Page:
Ofcom to Openreach: Thou shalt prise open thy network for firms targeting biz customers
Comms regulator demands BT sub lets more fibre cable layers access its poles and ducts
Updated Ofcom has ordered BT's Openreach to open its telegraph poles and underground ducts to more companies wishing to lay their own fibre networks aimed at business customers.
Previously access was restricted to providers offering services to home users and small businesses.
Ofcom estimates that such access can cut the cost of creating a fibre network by about 50 per cent. The deal is not just about internet access, it also frees up access to companies building broadband and mobile phone networks.
Britain's comms regulator reckons more than half of UK homes now have access to ultrafast broadband (defined as services offering download speeds of at least 300Mbit/s). Full-fat fibre to the home is now accessible by 7 per cent of UK properties.
BT competitors like TalkTalk, VirginMedia and CityFibre have already scuttled up 12,000 Openreach telegraph poles and laid fibre along 2,500km of underground ducts.
In areas where no other networks are operating in BT exchanges, Ofcom is ordering the company to open up access to its dark fibre network, cable not in use, "at a price which reflects its costs". But where competition is stronger, Ofcom will maintain light regulations to encourage more competition.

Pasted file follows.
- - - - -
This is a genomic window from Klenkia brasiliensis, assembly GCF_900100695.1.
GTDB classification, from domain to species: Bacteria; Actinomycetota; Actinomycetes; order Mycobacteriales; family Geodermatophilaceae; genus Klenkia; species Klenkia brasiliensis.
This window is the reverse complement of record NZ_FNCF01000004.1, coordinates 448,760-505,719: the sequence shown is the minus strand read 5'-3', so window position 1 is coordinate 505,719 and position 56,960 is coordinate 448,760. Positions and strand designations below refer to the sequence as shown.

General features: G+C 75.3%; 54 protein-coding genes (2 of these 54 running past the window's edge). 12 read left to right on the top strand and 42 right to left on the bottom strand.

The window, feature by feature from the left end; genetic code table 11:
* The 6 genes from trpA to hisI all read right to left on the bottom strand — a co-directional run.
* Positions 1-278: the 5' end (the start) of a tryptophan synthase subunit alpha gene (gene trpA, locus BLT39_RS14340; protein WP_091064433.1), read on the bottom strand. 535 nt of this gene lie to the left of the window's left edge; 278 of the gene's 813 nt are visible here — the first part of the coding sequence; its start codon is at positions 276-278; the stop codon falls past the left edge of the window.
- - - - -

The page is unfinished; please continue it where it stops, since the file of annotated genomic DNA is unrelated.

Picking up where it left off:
Ofcom's earlier attempts to light up dark fibre managed to irritate not just BT but most of its competitors too.
Small UK firms laying fibre put BT's Openreach to shame – reportREAD MORE
Ofcom is also tweaking the rules on leased lines – high-speed data links used by big businesses. Where competition remains limited, Ofcom will continue to regulate Openreach prices as well as "ensure high service standards" for installations and repairs.
The goal is that by 2021, residential and business internet access will be regulated on the same basis allowing companies to use one network to provide services to both. ®
Updated at 1432 BST to add
An Openreach PR bod contacted us following publication of the story to say: “Our ducts and poles have been open to other companies since 2011, and we recognise that unrestricted access is a natural next step so we had volunteered to get on with that, ahead of Ofcom’s original schedule.
“We welcome the greater clarity around Dark Fibre and the timeframe needed to deliver a fully functional product to market... We’ll consider the range of proposals carefully, and we’ll continue to work with Ofcom on developing an environment that encourages greater investment.”